This article is brought to you by Project Syndicate that is a not for profit organization.

Project Syndicate brings original, engaging, and thought-provoking commentaries by esteemed leaders and thinkers from around the world to readers everywhere. By offering incisive perspectives on our changing world from those who are shaping its economics, politics, science, and culture, Project Syndicate has created an unrivalled venue for informed public debate. Please see: www.project-syndicate.org.

Should you want to support Project Syndicate you can do it by using the PayPal icon below. Your donation is paid to Project Syndicate in full after PayPal has deducted its transaction fee. Facts & Arts neither receives information about your donation nor a commission.

 

 

Browse articles by author

More Current Affairs

Feb 18th 2020
EXTRACT: "Beyond the usual economic and policy risks that most financial analysts worry about, a number of potentially seismic white swans are visible on the horizon this year. Any of them could trigger severe economic, financial, political, and geopolitical disturbances unlike anything since the 2008 crisis."
Feb 18th 2020
Extract: "In late 2019, Zogby Research Services (ZRS) once again had the opportunity to poll public opinion across the Middle East and North Africa about many of these issues that are of such critical concern to the region and its peoples..............One of the more intriguing results in our 2019 survey were the changes in Arab views toward the Israeli-Palestinian conflict. Most Arabs still blame the US and Israel for the absence of peace and have little confidence that the conflict can be resolved in the near future. Maybe as a result of this despair, this issue now ranks low as an Arab priority. Also noteworthy is the fact that majorities in most Arab countries now say that normalization with Israel, which they acknowledge is already happening, may be a good thing. This development shouldn’t be overstated, however, since there is still no love for Israel. It appears, from our survey, to be born of frustration, weariness with Palestinians being victims of war, and the possibility that normalization might bring some economic benefits and could give Arabs leverage to press Israel to make concessions to the Palestinians."
Feb 15th 2020
EXTRACT: "Global dissatisfaction with democracy has increased over the past 25 years, according to our recent report. Drawing upon the HUMAN Surveys project, the report covered 154 countries, with 77 countries covered continuously for the period from 1995 to 2020. These samples were possible thanks to the combination of data from over 25 sources, 3,500 national surveys, and 4 million respondents. Not surprisingly, the gloomy headline finding – rising democratic dissatisfaction – attracted the most attention. Less widely discussed, however, is the “good news” – that a small sample of countries has bucked the trend, and have record high levels of satisfaction with their democracies."
Feb 14th 2020
EXTRACT: "This is how dictatorships begin. As the US prepares for its next presidential election in November, it is every citizen’s responsibility rationally to examine Trump’s dictatorial impulses, which reelection would only reinforce. It is not safe to assume that he won’t go too far, or that he is too much of a “mediocrity” – as Leon Trotsky called Stalin (an assessment with which many Bolsheviks agreed) – to transform his country......Vladimir Lenin, himself a ruthless Bolshevik, wrote in 1922 that, “Stalin concentrated in his hands enormous power, which he won’t be able to use responsibly,” owing to traits like rudeness, intolerance, and capriciousness. Trump has all of them in spades. The more power he concentrates in his own hands, the dimmer the long-term outlook for American democracy becomes. His reelection could mean lights out."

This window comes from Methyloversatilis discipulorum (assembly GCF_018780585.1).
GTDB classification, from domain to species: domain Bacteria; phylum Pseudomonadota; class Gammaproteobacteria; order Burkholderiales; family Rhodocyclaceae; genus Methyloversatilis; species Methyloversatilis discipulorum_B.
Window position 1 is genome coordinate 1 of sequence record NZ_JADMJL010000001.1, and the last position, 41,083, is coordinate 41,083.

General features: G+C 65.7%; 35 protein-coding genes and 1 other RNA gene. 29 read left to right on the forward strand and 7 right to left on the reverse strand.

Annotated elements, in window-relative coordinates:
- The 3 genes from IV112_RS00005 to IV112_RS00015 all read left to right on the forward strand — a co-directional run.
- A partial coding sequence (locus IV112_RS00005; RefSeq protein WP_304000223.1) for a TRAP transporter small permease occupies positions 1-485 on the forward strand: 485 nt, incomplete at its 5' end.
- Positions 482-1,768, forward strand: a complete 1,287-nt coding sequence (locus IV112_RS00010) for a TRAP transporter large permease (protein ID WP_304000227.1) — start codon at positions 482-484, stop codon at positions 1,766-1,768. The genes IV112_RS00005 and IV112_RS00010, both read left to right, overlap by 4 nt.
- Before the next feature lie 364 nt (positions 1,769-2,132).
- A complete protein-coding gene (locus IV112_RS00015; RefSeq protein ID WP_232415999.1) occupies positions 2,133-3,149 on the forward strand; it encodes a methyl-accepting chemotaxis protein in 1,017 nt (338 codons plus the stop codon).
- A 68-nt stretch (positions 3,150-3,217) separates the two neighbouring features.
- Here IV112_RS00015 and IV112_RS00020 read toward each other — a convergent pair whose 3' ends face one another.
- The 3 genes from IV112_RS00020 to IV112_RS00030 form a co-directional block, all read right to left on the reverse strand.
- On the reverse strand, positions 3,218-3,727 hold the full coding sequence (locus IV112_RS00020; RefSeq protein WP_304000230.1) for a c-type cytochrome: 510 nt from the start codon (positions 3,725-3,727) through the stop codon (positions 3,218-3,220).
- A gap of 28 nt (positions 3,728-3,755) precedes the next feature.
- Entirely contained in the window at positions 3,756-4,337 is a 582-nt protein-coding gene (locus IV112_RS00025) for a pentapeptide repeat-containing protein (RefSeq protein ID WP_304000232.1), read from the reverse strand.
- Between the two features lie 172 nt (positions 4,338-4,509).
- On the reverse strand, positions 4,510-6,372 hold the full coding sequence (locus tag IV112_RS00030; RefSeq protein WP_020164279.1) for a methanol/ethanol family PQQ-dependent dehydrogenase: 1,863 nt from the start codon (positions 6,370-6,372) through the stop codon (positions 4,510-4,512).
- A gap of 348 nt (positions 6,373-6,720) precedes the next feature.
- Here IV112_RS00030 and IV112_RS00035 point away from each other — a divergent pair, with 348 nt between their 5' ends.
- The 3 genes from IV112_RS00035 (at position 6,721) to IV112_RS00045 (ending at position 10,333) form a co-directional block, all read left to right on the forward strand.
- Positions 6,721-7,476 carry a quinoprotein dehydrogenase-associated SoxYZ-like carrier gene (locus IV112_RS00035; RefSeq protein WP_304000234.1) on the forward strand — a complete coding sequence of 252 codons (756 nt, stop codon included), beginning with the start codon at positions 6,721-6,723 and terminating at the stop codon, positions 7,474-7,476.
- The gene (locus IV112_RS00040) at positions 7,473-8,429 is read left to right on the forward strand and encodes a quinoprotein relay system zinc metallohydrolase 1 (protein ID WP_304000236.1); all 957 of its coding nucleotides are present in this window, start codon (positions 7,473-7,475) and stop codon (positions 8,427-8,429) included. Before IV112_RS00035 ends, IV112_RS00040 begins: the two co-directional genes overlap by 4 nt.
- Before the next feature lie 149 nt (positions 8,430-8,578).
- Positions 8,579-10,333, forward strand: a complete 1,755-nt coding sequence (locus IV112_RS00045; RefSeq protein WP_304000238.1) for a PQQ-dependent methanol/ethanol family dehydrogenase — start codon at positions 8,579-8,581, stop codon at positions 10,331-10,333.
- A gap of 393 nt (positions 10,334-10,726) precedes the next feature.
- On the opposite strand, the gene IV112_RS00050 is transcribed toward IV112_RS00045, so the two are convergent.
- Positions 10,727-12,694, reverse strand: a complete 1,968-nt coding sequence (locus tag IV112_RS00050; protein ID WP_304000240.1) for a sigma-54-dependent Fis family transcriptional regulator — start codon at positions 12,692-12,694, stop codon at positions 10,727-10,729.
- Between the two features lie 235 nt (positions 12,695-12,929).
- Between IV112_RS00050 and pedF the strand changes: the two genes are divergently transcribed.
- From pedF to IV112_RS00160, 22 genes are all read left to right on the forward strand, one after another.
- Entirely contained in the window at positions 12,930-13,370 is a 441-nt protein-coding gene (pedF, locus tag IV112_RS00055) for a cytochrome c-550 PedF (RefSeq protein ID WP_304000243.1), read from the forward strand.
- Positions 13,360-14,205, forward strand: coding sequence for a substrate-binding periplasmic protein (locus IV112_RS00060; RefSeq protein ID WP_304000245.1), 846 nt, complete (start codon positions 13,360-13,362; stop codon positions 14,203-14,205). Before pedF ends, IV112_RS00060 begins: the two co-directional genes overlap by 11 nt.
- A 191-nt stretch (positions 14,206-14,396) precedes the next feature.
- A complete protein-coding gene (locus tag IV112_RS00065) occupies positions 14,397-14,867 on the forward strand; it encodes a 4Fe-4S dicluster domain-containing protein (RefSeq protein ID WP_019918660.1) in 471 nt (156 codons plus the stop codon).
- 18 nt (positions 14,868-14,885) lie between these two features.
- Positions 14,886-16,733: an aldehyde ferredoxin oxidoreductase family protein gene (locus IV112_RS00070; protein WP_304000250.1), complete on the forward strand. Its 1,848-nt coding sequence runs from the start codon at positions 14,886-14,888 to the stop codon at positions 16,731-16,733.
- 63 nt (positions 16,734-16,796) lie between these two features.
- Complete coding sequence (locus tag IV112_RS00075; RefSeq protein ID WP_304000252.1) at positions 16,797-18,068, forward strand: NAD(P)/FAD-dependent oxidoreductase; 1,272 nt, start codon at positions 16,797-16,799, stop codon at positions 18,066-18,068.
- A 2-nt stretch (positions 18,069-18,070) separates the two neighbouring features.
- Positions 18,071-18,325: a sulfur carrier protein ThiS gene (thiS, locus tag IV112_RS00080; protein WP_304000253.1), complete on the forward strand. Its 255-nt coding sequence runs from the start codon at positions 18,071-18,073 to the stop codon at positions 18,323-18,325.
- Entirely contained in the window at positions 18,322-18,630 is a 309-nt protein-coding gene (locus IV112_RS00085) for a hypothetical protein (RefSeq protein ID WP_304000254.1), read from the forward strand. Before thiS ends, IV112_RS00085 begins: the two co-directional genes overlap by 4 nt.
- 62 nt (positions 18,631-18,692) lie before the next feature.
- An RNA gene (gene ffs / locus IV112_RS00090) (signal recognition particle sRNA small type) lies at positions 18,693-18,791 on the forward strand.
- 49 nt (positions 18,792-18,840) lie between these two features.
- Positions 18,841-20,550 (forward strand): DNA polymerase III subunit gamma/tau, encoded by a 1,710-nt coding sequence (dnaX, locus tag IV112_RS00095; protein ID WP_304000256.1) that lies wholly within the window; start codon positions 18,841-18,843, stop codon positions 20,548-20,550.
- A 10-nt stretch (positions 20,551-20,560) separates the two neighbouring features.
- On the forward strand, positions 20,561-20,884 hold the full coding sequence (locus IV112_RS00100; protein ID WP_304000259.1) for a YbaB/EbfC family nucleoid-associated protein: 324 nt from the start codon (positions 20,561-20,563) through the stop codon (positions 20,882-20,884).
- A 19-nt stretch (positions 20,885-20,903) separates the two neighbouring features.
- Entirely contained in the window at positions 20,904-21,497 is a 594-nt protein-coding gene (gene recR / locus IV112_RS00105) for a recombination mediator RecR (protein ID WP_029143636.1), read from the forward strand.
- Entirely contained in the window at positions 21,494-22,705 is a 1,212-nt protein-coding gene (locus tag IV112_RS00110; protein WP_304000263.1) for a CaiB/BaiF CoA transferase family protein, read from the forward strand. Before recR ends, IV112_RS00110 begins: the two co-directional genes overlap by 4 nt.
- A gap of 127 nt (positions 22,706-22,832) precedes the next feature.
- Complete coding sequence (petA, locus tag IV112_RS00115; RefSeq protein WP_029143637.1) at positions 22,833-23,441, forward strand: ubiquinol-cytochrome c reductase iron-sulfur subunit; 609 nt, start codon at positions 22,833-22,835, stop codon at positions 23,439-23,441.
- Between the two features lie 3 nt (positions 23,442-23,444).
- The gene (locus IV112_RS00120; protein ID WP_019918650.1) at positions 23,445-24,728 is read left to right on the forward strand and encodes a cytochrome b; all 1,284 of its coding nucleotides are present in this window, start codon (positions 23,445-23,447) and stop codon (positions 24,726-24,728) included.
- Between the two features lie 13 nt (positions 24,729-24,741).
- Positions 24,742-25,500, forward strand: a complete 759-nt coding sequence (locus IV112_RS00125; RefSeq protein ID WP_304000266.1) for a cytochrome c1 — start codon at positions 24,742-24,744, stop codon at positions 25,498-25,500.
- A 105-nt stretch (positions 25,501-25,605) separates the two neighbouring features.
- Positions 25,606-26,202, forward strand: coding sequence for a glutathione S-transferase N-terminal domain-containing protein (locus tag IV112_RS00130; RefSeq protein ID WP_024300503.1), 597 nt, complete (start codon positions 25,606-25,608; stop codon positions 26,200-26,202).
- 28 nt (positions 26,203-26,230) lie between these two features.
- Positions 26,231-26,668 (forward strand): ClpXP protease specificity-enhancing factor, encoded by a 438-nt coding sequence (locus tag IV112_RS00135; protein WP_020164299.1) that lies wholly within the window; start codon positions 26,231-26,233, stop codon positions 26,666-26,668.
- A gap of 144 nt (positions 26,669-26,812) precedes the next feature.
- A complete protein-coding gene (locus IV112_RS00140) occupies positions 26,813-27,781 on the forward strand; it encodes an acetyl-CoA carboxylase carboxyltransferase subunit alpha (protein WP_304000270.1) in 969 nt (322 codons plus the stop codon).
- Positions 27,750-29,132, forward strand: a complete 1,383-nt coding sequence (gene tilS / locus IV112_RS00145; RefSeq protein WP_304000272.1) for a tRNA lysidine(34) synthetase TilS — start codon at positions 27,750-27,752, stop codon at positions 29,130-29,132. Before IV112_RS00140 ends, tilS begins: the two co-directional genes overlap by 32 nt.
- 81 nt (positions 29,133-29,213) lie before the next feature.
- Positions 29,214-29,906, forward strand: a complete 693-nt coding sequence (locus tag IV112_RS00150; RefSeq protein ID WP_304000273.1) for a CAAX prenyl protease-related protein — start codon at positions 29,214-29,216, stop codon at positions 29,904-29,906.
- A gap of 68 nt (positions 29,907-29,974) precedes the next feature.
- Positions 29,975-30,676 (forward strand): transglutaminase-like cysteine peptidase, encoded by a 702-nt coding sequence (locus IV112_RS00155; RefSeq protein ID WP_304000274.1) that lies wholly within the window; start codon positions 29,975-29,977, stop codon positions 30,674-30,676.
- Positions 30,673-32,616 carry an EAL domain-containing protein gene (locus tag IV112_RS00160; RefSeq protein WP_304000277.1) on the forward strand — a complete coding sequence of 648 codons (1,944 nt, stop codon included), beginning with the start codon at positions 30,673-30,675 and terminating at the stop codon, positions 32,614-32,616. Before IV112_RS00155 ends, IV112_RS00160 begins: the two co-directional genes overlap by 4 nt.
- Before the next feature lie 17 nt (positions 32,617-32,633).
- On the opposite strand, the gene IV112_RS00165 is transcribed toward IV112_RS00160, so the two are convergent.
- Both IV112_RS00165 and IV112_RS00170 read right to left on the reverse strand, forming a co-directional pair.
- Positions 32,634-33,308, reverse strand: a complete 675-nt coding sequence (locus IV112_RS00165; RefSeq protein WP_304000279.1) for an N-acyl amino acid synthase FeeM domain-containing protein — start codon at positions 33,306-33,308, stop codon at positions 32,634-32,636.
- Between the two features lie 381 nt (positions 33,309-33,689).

Feb 9th 2020
EXTRACT: "Does this mean that the dream of European unity is over? Does the exodus of a member state obliterate the vision of Victor Hugo and Václav Havel? Does Europe now fit the description of what the great American president Abraham Lincoln called a house divided against itself? Not necessarily. History is more imaginative than we are. The EU still has the option of keeping Britain close in heart and mind. We can still benefit from our absent partner, by resurrecting the partnership through our actions."
Feb 7th 2020
EXTRACT: "There, no formal change from a republican system to an autocratic system ever occurred. Rather, there was an erosion of the republican institutions, a steady creep over decades of authoritarian decision-making, and the consolidation of power within one individual – all with the name “Republic” preserved.........Will the GOP-led Senate’s endorsement of this defense clear a path for more of the manifestations – and consequences – of authoritarianism? The case of the Roman Republic’s rapid slippage into an autocratic regime masquerading as a republic shows how easily that transformation can occur."
Feb 7th 2020
EXTRACT: "So all that is why Cramer is talking about the death knell of petroleum stocks. We probably agree on almost nothing else, but when people are right, you have to give them credit. He is right."
Feb 3rd 2020
EXTRACT: "........as the citizens of the remaining 27 states have observed the destabilising impact that the referendum decision has had on British politics, they have been inoculated against the desire to secede from the EU. Outside the UK, national-populist parties have moderated their anti-EU rhetoric and nowadays profess to want to change the EU from within instead of destroying it."
Feb 2nd 2020